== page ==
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Why my favorite first-class seat is surprisingly on a regional jet

Feb. 28, 2022
7 min read
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Flying within the U.S. is generally a pretty consistent experience, especially if you’re seated in the pointy end of the plane.

Traditionally, domestic first class offers a spacious 2-2 configuration without any middle seats. Plus, the recliners are wider and offer more legroom compared to economy.

While there are occasionally times when internationally-configured wide-body planes (with lie-flat pods) are deployed on domestic routes, you should expect the more “traditional” first-class experience when flying on an aircraft operated by one of the Big 3 U.S. carriers.

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But, you don’t necessarily need to luck out with a twin-aisle plane to upgrade your next domestic first-class experience.

(Photo by Zach Griff/The Points Guy)

As surprising as it may seem, a subset of the regional jets operating for American, Delta and United actually offer a much improved premium-cabin experience.

In fact, in my mind, the Embraer E170 family offers my favorite domestic first-class recliner in the sky — and here’s why.

Single seats

Perhaps the biggest reason for flyers to choose the Embraer E170 family (which consists of both E170 and E175 variants) is the spacious and more comfortable configuration.

(Photo by Zach Griff/The Points Guy)

Instead of the traditional 2-2 arrangement on most mainline jets like the Airbus A320 or Boeing 737, these smaller regional jets have just three first-class seats per row.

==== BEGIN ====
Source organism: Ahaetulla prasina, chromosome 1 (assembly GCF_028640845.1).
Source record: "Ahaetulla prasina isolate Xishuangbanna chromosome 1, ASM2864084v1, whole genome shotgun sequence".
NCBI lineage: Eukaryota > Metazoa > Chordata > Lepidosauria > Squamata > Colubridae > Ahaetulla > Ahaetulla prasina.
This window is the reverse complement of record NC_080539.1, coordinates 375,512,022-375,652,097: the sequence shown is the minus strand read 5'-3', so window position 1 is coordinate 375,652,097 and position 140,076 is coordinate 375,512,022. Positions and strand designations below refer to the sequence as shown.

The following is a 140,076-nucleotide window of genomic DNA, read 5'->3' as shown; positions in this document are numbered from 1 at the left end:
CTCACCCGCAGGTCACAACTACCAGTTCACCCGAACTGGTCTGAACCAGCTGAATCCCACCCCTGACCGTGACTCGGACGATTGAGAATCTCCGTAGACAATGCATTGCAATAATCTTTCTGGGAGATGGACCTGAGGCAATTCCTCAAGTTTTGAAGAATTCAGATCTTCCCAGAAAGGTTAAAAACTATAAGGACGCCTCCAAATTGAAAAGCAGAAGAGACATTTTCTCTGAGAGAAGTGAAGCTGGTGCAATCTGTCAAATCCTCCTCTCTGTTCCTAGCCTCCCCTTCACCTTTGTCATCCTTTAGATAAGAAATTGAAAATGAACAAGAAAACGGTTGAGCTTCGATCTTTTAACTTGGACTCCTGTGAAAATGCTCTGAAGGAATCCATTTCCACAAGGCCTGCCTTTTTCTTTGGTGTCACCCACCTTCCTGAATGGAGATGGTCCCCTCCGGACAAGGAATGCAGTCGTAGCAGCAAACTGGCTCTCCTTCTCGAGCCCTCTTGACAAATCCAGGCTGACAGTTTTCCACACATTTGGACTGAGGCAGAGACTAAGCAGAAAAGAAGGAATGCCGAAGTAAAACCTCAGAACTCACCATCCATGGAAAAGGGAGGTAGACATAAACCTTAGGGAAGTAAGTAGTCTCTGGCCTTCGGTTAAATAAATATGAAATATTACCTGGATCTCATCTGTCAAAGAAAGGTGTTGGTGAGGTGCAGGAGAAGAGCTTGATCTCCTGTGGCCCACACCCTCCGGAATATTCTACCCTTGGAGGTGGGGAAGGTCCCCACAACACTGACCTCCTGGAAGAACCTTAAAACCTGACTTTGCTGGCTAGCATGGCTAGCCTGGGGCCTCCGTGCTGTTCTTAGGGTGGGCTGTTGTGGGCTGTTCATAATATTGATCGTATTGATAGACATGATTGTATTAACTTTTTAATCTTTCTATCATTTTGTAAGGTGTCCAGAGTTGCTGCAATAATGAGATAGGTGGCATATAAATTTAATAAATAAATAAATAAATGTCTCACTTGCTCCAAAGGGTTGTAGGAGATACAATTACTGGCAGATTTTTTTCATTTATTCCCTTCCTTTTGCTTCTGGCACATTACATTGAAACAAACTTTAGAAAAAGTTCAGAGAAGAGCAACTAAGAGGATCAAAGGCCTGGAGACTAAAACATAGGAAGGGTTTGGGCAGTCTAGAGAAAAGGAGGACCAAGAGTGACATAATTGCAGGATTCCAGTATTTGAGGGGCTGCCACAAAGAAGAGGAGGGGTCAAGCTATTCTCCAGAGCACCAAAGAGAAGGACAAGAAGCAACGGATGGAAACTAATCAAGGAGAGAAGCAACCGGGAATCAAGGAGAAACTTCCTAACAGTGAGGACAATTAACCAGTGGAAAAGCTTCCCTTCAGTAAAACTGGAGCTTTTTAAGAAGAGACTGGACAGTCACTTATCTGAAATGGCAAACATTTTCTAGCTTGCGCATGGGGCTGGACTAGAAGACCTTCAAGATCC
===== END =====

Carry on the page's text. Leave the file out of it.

There is a “throne” seat on the port side of the aircraft, and two seats next to each other on the starboard side.

(Photo by Zach Griff/The Points Guy)

For those flying alone, there's no better domestic recliner better than the solo ones on the "A" side of the Embraer E170 and E175. You get a prime window view, as well as direct aisle access, so you won't need to interrupt your neighbor to use the lavatory or share your armrest with anyone else.

The single seats are quite popular with business travelers, and they are often the first to be selected. So, before your next flight on this regional jet, be sure to check the seat map to see if the “good" seats are available.

Large windows

Those who enjoy the view from the outside will especially appreciate the Embraer E170 family. It appears to have larger windows than its mainline counterparts, giving aviation enthusiasts like me great views for miles.

(Photo by Zach Griff/The Points Guy)

Plus, the windows are closer to eye level than you'll find on some of the smaller regional jets, like the CRJ-200.

(Photo by Zach Griff/The Points Guy)

That said, my all-time favorite airplane windows are those on the Airbus A220 (that measure 11 inches wide and 16 inches tall). Nevertheless, as far as domestic jets go, the Embraer E170 family comes in a close second.

Space for bags

Frequent travelers who spend time on regional jets may be familiar with the “gate valet" system.

The smallest planes don’t usually have space for full-size rollaboards, meaning that you’re forced to gate-check your larger carry-on during the boarding process. That can be especially inconvenient if you're connecting.

(Photo by Zach Griff/The Points Guy)

Fortunately, it’s not something you generally need to worry about with the Embraer E170 — that’s because the planes have larger overhead bins that can fit full-size rollaboards. (Note that the bins above first class are a bit smaller, so you may need to use space above coach if you board last.)

They may not be as spacious as the new Airspace XL bins installed on select mainline Airbus jets, but those boarding an E170 in the first few groups shouldn't need to worry about gate checking their bags.